Any reflection on this triune movement reveals a complex confluence of influences. Chief amongst them, according to Freud (Benjamin, 2014), being Jean-Martin Charcot who was a dominant influence on Freud as a student and, in turn, the development of psychoanalysis, particularly on the relationship between sexual issues and neuroses. Taylor traces the beginning of all dynamic theories of personality to Charcot but suggests, in contrast to Benjamin, that Charcot was less influential on Freud noting their “brief encounter” in Paris (2009, p. 53). Both Taylor and Benjamin are, however, in agreement on the significant influence of Joseph Breuer, whom Freud met whilst still a student in Vienna. Freud and Breuer collaborated clinically on their famous patient “Anna O” and on the subsequent publication of Studies in Hysteria in order to “highlight the cathartic cure of hysterical symptoms by the release of repressed memories, usually of a sexual origin” (Taylor, 2009, p. 54). Taylor’s pithy summary of that collaborative work with Breuer (particularly the clinical case study of “Anna O”) reveals something of Breuer’s influence on each of the three elements of psychoanalysis referenced above – assuming an inherent tension/conflict as mental life (between id, ego and superego), the resultant defence mechanisms (notably repression) and neurosis and the method of treatment – insight and release by way of talking therapy, particularly (as developed by Freud) by free association (Benjamin, 2014). In addition to Breuer, one can, inevitably, count Darwin as a further influence on psychoanalytic thought (Marcaggi & Guenole, 2018) along with the work of the early neurologist John Hughlings Jackson (Nascimento, 2017).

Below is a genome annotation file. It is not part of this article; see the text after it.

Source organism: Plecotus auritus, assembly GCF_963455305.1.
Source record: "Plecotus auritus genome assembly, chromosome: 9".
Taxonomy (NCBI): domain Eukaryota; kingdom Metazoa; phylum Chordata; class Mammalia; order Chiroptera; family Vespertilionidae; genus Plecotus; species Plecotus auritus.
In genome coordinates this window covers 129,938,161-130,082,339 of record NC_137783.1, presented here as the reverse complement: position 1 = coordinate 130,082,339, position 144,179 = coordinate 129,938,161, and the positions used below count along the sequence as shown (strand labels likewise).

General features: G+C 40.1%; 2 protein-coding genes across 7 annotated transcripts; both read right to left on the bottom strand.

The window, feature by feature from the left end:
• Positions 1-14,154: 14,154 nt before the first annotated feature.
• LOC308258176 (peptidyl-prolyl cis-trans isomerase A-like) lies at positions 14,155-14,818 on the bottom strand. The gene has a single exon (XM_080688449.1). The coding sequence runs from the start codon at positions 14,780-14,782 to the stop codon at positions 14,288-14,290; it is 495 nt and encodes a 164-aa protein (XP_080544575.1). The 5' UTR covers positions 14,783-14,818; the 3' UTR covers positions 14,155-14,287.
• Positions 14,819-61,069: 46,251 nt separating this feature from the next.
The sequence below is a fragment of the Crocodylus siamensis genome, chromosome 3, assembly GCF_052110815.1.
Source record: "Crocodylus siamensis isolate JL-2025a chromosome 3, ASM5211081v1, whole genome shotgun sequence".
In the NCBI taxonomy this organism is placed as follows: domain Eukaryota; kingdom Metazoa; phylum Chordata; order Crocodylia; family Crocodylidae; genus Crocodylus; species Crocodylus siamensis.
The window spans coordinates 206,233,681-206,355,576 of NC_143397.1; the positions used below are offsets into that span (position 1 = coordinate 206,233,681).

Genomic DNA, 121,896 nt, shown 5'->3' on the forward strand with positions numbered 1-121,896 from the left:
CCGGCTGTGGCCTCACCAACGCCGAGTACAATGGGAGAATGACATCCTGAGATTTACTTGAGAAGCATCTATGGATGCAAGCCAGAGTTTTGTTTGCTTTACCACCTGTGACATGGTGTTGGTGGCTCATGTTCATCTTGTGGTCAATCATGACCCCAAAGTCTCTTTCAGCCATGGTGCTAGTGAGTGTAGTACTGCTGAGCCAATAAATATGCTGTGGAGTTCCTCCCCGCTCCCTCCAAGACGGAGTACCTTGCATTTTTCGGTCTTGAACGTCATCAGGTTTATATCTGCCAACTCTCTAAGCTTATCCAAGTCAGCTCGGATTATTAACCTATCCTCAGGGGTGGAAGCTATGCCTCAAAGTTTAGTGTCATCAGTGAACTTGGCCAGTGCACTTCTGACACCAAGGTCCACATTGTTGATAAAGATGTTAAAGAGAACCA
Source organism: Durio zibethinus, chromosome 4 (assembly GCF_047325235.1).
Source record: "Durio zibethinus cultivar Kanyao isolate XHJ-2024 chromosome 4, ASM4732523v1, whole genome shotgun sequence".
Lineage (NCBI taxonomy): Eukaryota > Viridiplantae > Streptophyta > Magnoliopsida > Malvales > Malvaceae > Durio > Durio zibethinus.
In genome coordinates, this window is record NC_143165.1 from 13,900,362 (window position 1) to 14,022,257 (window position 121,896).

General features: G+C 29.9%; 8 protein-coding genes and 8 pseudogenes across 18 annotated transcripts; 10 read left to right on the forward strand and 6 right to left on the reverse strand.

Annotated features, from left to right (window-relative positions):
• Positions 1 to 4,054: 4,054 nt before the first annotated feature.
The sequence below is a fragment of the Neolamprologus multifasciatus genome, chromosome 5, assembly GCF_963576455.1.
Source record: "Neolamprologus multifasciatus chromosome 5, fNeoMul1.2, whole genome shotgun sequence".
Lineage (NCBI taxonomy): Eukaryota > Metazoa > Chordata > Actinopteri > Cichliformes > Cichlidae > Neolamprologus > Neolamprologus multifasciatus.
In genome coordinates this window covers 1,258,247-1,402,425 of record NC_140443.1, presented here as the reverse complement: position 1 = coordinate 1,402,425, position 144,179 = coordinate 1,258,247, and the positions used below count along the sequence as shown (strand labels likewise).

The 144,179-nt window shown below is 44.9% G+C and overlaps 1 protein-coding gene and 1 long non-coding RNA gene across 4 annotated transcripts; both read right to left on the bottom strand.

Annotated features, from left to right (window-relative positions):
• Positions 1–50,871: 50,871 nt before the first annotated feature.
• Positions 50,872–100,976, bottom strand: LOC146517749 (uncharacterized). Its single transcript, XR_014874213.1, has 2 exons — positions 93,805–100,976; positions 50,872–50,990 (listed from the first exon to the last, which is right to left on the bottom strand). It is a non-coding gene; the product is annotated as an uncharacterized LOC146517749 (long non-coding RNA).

One can also utilise the three core aspects of the psychoanalytic movement to evaluate its subsequent influence on psychology, in related research and practice. As a therapeutic method, this movement has had particular influence on the practice of psychodynamic psychotherapy. Shedler (2010) notes the characteristics of this form of therapy as including, inter alia, the exploration of attempts to avoid distressing thoughts and feelings, discussion of past experience and a focus on the therapeutic relationship – all of which nod back to the psychoanalytic movement. As a theory of neuroses, or perhaps now psychopathology, noting that the DSM dropped the term “neurosis” in 1980 (Barlow & Durand, 2015), psychoanalysis has had some influence on cognitive and clinical psychology, by the resurgence of interest in the defence mechanisms (Cramer, 2000). Yakeley (2018) has also suggested that adaptions and applications of psychoanalytic concepts might improve modern mental health practices. Finally, as a theory of normal mind, Nascimento (2017) notes an interface between psychoanalysis and neuroscience (neuropsychoanalysis) which not only suggests the influence of John Hughlings Jackson (and particularly the theory of concomitance) on the development of psychoanalysis but also the apparent influence of psychoanalytic theory on the later work of neuroanatomist Paul MacLean and others. MacLean was willing to identify the id with the reptilian brain and hoped to, one day, correlate the insights of psychoanalysis with brain structure and function (Nascimento, 2017).